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Airflow and hair dryer efficiency

  1. Jun 11, 2015 #1
    • Poster has been reminded to posts their work in the first post of schoolwork threads.
    1. The problem statement, all variables and given/known data
    Can the power efficiency of the domestic hair dryer be improved by reducing the heat energy and increasing airflow?

    2. Relevant equations


    3. The attempt at a solution
     
  2. jcsd
  3. Jun 11, 2015 #2

    BiGyElLoWhAt

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    Probably not. Think about drag force and see what you come up with.
     
  4. Jun 11, 2015 #3
    Thanks for your reply. I've actually been trying to find something that relates heat energy supply, evaporation rate, partial pressure, relative humidity, water(liquid), water(vapour in air), temperature, surface area of hair to be dried and airflow! With nearly all these variables both in constant flux and affected by each other it's starting to appear an impossible job to get an accurate mathematical model of the process.

    So far the most useful sources have been the Illinois Physics Dept forum (see link), and Modern Drying Technology Vol 4, Energy Savings (Ian. C. Kemp) 2012 ch1.

    https://van.physics.illinois.edu/qa/listing.php?id=1440

    The EU (European Union) is looking to put a limit on drying rate to power consumption of hair dryers of 5.2 Wh/g/min (ref: The EU Ecodesign Directive/125/EC Draft Task Report (2014, p.126). I'm investigating where energy use can be improved for my final degree dissertation, hence the question regarding increasing the air flow rate to dry hair.
     
  5. Jun 11, 2015 #4

    BiGyElLoWhAt

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    I doubt an accurate model exists, in all honesty. You're probably going to have to break it down to its fundamental principles, and formulate your model that way. So you plug it in, do coils heat up? What's the relationship between the current (or voltage, if you prefer) and the temperature of the coils? Well, that'll depend on the size, number of turns, etc...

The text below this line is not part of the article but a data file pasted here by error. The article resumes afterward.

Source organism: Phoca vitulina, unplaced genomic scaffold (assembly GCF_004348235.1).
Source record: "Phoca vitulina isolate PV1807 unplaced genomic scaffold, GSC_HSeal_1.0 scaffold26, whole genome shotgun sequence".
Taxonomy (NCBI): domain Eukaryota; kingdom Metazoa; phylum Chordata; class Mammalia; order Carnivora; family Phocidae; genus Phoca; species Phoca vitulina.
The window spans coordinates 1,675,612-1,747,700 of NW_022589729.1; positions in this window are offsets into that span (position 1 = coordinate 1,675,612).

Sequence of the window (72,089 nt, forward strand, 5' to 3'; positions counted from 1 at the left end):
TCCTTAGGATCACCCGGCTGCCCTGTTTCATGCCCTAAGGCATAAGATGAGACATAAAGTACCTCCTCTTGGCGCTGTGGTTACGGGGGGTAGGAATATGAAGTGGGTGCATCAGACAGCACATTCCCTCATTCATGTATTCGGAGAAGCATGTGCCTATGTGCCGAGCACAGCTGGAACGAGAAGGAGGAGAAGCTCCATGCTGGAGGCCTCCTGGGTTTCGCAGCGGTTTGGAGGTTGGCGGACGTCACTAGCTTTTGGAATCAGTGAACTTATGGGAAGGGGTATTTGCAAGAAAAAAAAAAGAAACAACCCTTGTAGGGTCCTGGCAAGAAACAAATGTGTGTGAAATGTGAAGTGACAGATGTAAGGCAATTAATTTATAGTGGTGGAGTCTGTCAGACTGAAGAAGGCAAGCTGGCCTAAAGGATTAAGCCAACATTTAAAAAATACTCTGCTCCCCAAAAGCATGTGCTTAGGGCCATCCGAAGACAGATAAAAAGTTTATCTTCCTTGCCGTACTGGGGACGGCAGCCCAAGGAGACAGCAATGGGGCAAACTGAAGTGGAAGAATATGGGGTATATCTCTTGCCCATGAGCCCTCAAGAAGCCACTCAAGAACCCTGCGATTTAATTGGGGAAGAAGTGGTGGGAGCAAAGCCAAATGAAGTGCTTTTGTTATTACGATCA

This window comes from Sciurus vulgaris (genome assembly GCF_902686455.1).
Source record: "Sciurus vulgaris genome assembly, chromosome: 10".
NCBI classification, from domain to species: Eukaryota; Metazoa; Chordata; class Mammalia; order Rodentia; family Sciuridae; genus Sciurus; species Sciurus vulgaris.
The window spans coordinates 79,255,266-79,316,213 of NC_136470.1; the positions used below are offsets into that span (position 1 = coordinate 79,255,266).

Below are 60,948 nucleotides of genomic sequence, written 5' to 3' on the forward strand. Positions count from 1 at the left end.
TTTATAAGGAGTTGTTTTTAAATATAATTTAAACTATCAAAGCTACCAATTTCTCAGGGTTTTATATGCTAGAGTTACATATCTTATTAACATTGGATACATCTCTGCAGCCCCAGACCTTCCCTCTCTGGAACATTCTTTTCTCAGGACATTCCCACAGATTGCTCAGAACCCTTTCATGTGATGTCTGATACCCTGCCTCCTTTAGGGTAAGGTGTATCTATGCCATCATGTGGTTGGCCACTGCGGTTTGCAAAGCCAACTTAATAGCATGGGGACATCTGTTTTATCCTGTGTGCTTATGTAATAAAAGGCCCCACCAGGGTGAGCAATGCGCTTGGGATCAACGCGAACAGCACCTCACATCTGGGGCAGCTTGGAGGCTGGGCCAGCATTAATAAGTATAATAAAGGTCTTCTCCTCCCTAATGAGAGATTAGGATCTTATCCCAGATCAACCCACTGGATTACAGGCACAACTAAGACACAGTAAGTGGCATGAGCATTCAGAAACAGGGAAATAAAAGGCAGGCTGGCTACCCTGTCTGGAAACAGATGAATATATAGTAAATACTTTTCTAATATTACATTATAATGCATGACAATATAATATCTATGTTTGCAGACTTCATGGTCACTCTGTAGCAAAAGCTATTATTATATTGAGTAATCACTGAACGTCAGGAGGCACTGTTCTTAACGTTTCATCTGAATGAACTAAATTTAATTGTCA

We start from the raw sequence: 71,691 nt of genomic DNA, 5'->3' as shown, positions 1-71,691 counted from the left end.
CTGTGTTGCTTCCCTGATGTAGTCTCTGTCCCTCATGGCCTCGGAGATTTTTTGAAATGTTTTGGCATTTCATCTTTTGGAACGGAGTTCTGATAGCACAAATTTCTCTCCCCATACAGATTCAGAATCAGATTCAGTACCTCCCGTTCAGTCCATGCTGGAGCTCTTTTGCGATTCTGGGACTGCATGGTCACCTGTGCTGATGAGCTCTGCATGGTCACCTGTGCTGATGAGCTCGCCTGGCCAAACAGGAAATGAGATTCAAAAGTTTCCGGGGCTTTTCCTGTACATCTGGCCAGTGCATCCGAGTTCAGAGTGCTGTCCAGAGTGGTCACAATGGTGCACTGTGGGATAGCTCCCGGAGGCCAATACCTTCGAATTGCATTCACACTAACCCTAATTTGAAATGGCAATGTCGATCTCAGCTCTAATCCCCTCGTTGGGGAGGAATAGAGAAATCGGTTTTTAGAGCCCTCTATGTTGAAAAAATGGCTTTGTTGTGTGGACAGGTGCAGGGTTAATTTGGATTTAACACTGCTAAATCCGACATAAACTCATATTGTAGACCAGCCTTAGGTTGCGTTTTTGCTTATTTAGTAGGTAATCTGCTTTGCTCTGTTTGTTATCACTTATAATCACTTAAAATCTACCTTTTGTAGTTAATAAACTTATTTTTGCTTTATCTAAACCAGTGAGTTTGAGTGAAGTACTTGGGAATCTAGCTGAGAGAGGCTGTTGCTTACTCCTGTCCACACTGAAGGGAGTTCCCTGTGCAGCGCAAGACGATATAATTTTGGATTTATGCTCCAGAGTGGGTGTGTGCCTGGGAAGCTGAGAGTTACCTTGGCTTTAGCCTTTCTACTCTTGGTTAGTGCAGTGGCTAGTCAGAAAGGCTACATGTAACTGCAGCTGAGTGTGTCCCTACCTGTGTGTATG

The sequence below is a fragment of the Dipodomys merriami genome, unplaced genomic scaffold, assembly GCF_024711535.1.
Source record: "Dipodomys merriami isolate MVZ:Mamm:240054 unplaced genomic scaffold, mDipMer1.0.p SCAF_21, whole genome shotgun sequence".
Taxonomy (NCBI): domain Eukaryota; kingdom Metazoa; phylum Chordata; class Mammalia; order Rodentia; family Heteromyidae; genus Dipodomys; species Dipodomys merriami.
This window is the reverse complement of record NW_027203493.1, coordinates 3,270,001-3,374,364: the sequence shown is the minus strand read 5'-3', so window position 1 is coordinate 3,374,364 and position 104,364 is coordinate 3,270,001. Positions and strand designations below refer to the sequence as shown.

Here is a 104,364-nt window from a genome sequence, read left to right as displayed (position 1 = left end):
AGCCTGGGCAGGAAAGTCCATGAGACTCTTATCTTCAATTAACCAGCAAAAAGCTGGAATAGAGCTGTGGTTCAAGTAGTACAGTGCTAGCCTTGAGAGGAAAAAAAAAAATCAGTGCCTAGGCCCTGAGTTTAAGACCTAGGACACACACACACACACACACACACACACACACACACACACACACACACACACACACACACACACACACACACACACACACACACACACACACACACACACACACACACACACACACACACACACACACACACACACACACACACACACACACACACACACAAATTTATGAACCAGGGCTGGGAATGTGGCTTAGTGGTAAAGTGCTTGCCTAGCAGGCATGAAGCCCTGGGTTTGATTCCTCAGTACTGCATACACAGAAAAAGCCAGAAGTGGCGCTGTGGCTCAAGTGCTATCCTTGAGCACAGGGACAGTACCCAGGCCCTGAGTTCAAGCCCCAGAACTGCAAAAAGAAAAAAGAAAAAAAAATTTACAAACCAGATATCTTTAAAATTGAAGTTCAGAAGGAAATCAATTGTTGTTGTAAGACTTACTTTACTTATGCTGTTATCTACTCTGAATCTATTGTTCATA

I actually don't know how a hair dryer works, it might not be coils.

    So now you have heat, and you need to pump it out, the faster you pump it out, the greater the drag force, (v^2 most likely) the greater the energy loss via heating between the hot air and your environment, as well as the air molecules coliding with each other and not even getting to the hair. So how does the angle of incidence change with velocity?

    If you want a working model, it will be a long process, not that it should discourage you in any way, however. How does a hair dryer work, and what is your motive to produce this model?
     
  6. Jun 11, 2015 #5

    BiGyElLoWhAt

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    Hehehe, I think we could get really stupid with this if we wanted to... How would you describe the water density within the hair? How hot are the molecules of air? How many molecules will it take to evaporate 1 molecule (might be better to deal with mols) of water?

    When do you consider the hair dry?
     
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